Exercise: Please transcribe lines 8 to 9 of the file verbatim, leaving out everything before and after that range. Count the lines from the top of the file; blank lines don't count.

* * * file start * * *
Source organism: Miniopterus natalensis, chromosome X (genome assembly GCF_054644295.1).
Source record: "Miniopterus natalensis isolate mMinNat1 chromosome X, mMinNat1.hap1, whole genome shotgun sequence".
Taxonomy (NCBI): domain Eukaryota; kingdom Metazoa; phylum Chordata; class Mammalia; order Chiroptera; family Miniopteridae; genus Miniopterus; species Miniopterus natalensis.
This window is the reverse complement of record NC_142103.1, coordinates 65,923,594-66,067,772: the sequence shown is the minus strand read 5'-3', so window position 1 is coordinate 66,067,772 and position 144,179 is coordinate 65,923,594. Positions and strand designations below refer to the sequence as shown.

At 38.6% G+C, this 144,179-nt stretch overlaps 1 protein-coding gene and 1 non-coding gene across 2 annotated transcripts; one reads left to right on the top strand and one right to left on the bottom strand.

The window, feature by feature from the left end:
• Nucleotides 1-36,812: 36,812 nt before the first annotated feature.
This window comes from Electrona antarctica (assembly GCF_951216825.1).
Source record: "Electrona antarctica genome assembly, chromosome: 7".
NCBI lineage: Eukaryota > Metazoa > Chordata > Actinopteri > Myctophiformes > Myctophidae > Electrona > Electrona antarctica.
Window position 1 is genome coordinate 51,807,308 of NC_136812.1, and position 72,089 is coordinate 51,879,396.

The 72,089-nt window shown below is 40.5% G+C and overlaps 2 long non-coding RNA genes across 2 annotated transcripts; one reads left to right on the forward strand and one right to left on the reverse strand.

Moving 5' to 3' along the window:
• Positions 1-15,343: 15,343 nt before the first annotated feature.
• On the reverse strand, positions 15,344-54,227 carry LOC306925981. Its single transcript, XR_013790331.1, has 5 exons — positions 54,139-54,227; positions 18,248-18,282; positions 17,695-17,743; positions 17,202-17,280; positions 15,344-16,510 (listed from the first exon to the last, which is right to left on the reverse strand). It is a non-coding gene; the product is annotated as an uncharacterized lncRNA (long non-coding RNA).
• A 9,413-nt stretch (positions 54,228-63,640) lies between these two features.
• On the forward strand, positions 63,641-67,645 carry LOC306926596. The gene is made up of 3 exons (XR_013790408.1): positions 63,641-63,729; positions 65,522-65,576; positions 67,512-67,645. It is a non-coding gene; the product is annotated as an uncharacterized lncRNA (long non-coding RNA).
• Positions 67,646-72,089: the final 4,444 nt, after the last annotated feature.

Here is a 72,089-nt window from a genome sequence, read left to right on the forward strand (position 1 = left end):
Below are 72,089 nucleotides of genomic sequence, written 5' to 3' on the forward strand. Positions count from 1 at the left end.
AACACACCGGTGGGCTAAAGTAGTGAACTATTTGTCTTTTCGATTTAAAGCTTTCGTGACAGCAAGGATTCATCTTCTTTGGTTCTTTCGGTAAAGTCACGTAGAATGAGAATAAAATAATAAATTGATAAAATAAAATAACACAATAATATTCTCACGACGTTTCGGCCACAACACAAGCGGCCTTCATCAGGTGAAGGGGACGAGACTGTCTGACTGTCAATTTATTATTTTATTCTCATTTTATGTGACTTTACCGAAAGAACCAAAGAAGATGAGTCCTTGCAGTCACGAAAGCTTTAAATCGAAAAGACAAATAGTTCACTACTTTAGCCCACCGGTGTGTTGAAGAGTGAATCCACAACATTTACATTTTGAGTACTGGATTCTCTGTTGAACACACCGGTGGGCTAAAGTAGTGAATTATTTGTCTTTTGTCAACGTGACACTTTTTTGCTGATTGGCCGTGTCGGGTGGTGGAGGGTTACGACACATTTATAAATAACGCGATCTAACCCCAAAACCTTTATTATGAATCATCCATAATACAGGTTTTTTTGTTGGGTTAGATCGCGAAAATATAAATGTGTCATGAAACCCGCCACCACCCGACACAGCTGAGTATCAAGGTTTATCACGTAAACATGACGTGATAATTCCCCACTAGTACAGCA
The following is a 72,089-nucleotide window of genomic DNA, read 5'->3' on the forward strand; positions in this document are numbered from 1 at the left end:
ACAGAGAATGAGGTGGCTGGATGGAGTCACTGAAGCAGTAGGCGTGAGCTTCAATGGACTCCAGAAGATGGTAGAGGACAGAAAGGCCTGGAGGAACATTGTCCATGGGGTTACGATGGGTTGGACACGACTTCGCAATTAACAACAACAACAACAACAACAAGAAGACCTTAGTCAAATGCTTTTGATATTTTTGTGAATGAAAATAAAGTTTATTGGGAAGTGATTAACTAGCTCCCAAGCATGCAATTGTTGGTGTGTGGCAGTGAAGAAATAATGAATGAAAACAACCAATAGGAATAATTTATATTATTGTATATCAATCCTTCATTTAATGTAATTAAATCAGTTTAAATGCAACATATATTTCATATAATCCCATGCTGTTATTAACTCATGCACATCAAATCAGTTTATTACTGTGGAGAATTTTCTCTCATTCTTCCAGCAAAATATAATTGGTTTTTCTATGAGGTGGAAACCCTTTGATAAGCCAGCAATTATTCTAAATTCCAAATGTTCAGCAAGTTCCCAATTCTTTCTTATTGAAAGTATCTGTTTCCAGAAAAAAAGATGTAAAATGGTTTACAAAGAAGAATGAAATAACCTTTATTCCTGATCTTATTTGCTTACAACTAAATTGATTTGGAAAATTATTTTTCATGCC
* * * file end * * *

This window comes from Electrona antarctica (assembly GCF_951216825.1).
Source record: "Electrona antarctica genome assembly, chromosome: 7".